Bringing the Kingdom to the city: mission and the place-making practices among Kenyan Pentecostals in London

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Bringing the Kingdom to the city : mission and the place-making practices among Kenyan Pentecostals in London. / Fesenmyer, Leslie.

In: City and Society, Vol. 31, No. 1, 22.04.2019, p. 34-54.

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@article{bc9956d1dda34dc08696aca928efe591,
title = "Bringing the Kingdom to the city: mission and the place-making practices among Kenyan Pentecostals in London",
abstract = "Kenyan Pentecostals in London (re)frame their migration as a “mission” to bring the United Kingdom back into the Kingdom of God. Focusing on the case of one church founded in the diaspora, this article examines how the pastor and church members try to realize this mission by exploring the kind of place they imagine God{\textquoteright}s Kingdom to be and their efforts to create it in London. The “spatial turn” in studies of religion has followed two general trajectories, broadly referred to as the politics and the poetics of space. Studies of Pentecostal placemaking in particular have examined how Pentecostals use church-planting as a strategy of territorialization, by which they make their presence seen and felt in specific localities, as well as how they phenomenologically “do” space. This article contributes to these discussions by elucidating a particular form of sociality as an important aspect of religious placemaking. In doing so, I argue that Pentecostal projects of self-making and placemaking converge in what I refer to as “socializing space.” At the same time, through its focus on an independent church, the article extends our understanding of African diasporic churches beyond the well-studied and -resourced transnational African Pentecostal networks and megachurches. [Pentecostalism; Placemaking; London; Kenya; African Diaspora].",
author = "Leslie Fesenmyer",
year = "2019",
month = apr,
day = "22",
doi = "10.1111/ciso.12196",
language = "English",
volume = "31",
pages = "34--54",
journal = "City and Society",
issn = "0893-0465",
publisher = "Wiley-Blackwell",
number = "1",

}

RIS

TY - JOUR

T1 - Bringing the Kingdom to the city

T2 - mission and the place-making practices among Kenyan Pentecostals in London

AU - Fesenmyer, Leslie

PY - 2019/4/22

Y1 - 2019/4/22

N2 - Kenyan Pentecostals in London (re)frame their migration as a “mission” to bring the United Kingdom back into the Kingdom of God. Focusing on the case of one church founded in the diaspora, this article examines how the pastor and church members try to realize this mission by exploring the kind of place they imagine God’s Kingdom to be and their efforts to create it in London. The “spatial turn” in studies of religion has followed two general trajectories, broadly referred to as the politics and the poetics of space. Studies of Pentecostal placemaking in particular have examined how Pentecostals use church-planting as a strategy of territorialization, by which they make their presence seen and felt in specific localities, as well as how they phenomenologically “do” space. This article contributes to these discussions by elucidating a particular form of sociality as an important aspect of religious placemaking. In doing so, I argue that Pentecostal projects of self-making and placemaking converge in what I refer to as “socializing space.” At the same time, through its focus on an independent church, the article extends our understanding of African diasporic churches beyond the well-studied and -resourced transnational African Pentecostal networks and megachurches. [Pentecostalism; Placemaking; London; Kenya; African Diaspora].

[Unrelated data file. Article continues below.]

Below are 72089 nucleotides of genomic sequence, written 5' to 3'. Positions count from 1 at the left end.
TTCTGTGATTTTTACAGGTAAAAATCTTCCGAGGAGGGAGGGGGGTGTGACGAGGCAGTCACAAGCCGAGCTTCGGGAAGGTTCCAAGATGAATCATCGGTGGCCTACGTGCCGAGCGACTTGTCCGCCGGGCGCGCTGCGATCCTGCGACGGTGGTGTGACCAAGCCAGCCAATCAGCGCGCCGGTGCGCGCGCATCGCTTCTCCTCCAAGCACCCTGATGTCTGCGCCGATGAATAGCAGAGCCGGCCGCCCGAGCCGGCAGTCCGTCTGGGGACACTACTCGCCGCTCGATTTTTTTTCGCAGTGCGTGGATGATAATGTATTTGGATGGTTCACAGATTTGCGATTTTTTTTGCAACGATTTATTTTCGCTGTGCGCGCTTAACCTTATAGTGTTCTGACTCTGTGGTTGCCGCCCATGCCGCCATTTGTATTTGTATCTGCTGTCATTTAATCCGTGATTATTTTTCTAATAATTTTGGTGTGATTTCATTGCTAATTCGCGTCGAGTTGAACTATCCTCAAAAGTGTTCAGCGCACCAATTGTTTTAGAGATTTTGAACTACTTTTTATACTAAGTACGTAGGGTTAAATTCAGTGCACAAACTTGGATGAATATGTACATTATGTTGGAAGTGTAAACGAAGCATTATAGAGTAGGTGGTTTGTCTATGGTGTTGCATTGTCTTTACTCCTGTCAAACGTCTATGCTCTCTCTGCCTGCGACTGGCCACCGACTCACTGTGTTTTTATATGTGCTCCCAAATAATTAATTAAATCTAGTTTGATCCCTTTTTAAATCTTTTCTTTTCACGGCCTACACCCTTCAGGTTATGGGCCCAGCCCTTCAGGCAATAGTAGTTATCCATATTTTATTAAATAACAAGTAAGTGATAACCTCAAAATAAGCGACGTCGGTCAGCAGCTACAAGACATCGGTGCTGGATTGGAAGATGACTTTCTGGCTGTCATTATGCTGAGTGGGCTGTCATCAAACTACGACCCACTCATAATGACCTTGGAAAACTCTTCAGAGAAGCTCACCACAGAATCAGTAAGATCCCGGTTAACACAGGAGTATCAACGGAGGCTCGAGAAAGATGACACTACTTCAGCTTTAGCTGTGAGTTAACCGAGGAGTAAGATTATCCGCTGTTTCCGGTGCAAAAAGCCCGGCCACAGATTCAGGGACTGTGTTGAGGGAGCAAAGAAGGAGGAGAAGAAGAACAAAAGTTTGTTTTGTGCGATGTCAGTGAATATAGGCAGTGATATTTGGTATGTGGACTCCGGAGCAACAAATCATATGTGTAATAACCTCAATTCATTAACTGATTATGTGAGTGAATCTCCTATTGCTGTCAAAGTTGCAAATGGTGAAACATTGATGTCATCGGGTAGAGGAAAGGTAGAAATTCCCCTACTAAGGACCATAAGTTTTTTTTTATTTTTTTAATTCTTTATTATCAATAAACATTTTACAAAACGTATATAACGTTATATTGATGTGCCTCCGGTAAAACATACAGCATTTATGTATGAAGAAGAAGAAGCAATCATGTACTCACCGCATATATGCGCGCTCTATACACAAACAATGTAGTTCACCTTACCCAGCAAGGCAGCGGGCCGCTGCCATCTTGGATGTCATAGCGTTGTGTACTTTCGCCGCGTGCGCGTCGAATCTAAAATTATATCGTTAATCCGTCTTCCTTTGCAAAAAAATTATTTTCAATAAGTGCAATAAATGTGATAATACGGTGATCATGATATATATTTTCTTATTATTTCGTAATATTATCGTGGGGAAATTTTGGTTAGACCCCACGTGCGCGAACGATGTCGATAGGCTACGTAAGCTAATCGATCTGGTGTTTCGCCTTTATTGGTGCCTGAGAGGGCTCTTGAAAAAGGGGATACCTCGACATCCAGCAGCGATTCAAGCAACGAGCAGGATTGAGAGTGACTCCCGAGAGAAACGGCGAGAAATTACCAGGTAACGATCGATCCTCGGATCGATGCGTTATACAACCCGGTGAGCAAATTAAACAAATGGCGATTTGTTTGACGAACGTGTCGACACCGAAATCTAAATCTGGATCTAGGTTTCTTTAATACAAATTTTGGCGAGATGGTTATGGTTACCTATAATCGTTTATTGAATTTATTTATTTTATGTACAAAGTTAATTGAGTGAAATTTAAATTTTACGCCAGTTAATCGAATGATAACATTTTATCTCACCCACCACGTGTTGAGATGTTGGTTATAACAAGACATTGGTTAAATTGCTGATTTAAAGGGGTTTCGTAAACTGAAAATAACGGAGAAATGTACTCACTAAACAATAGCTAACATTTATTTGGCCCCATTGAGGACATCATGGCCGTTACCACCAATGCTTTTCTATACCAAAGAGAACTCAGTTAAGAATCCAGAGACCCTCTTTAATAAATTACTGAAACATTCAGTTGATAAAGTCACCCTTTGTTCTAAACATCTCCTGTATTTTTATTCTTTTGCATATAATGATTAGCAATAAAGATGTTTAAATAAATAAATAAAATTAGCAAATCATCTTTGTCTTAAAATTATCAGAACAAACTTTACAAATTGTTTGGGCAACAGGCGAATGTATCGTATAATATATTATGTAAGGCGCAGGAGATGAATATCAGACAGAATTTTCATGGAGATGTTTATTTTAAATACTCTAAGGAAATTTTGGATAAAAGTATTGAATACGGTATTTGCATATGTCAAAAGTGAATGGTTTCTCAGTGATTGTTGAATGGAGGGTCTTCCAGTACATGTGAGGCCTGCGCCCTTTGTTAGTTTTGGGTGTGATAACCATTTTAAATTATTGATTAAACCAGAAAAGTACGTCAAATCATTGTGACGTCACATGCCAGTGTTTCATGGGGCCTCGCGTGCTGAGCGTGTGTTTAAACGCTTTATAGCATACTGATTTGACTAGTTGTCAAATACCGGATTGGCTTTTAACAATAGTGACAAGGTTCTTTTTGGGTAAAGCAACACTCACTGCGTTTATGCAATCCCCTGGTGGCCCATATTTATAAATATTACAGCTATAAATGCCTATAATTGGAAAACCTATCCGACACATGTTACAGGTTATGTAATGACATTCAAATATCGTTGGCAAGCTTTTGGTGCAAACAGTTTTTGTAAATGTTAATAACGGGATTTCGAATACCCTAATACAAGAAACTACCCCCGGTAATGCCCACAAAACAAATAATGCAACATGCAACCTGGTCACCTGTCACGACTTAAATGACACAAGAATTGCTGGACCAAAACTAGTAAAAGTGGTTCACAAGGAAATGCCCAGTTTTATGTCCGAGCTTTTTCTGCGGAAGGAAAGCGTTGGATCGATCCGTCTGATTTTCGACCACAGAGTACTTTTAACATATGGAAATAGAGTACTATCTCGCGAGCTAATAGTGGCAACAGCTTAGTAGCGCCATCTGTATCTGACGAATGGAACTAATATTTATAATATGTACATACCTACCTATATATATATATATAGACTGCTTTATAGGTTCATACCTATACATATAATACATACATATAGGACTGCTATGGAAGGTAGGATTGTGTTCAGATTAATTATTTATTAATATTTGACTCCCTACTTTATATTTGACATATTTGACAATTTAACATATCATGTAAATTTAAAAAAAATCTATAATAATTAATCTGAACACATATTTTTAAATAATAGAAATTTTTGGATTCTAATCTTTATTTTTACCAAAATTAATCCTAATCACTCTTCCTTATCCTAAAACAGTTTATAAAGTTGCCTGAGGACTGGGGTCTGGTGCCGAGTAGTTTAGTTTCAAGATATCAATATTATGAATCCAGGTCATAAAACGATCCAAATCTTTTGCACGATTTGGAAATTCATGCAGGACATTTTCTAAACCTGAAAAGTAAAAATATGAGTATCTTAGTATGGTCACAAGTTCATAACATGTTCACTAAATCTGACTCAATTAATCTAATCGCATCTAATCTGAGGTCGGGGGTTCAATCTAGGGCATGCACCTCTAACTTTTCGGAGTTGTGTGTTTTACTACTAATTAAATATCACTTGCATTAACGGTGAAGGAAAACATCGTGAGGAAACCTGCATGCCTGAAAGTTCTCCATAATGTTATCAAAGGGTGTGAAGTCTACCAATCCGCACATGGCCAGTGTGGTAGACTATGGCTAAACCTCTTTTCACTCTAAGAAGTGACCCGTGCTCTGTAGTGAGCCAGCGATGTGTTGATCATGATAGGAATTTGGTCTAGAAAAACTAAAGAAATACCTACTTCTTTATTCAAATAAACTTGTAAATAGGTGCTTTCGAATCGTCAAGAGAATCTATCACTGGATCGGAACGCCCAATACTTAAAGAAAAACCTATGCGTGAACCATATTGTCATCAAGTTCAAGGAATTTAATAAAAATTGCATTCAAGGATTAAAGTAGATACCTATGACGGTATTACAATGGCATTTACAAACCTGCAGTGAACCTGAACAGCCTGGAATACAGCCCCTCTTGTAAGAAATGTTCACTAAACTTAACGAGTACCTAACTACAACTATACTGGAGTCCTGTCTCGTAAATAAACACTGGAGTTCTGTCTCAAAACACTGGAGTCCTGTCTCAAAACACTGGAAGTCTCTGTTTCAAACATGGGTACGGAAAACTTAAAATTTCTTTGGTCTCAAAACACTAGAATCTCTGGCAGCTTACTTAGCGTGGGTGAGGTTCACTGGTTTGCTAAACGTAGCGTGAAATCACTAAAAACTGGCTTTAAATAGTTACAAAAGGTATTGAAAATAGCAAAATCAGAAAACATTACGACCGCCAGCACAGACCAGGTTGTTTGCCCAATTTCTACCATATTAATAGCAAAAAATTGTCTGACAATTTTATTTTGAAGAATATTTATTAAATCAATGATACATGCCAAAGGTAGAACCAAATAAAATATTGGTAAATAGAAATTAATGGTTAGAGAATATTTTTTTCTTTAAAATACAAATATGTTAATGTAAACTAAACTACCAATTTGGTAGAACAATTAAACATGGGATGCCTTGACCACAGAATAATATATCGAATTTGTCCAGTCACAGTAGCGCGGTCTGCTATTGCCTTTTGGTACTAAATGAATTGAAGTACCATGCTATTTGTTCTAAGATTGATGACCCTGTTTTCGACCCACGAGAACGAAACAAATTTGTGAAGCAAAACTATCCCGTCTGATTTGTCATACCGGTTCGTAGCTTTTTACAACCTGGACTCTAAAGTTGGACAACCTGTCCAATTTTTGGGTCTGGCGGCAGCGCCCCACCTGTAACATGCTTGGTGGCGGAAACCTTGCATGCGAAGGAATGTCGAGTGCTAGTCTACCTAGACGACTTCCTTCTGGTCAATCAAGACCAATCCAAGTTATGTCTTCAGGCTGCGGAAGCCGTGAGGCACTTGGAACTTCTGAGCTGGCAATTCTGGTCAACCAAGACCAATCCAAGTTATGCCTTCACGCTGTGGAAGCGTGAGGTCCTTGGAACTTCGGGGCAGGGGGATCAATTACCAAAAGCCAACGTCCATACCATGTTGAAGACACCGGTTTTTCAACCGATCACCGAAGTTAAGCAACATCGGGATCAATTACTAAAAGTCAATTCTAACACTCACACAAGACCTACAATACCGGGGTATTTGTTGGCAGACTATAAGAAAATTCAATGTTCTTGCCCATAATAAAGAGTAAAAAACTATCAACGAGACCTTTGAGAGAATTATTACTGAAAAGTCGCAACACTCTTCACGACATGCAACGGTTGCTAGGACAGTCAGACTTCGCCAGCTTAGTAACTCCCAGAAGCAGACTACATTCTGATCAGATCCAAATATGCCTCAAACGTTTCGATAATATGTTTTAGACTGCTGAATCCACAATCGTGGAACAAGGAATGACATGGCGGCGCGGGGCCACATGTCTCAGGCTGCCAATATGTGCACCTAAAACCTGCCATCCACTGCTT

AB - Kenyan Pentecostals in London (re)frame their migration as a “mission” to bring the United Kingdom back into the Kingdom of God. Focusing on the case of one church founded in the diaspora, this article examines how the pastor and church members try to realize this mission by exploring the kind of place they imagine God’s Kingdom to be and their efforts to create it in London. The “spatial turn” in studies of religion has followed two general trajectories, broadly referred to as the politics and the poetics of space. Studies of Pentecostal placemaking in particular have examined how Pentecostals use church-planting as a strategy of territorialization, by which they make their presence seen and felt in specific localities, as well as how they phenomenologically “do” space. This article contributes to these discussions by elucidating a particular form of sociality as an important aspect of religious placemaking. In doing so, I argue that Pentecostal projects of self-making and placemaking converge in what I refer to as “socializing space.” At the same time, through its focus on an independent church, the article extends our understanding of African diasporic churches beyond the well-studied and -resourced transnational African Pentecostal networks and megachurches. [Pentecostalism; Placemaking; London; Kenya; African Diaspora].

UR - http://www.scopus.com/inward/record.url?scp=85063292659&partnerID=8YFLogxK

U2 - 10.1111/ciso.12196

DO - 10.1111/ciso.12196

M3 - Article

VL - 31

SP - 34

EP - 54

JO - City and Society

JF - City and Society

SN - 0893-0465

IS - 1

ER -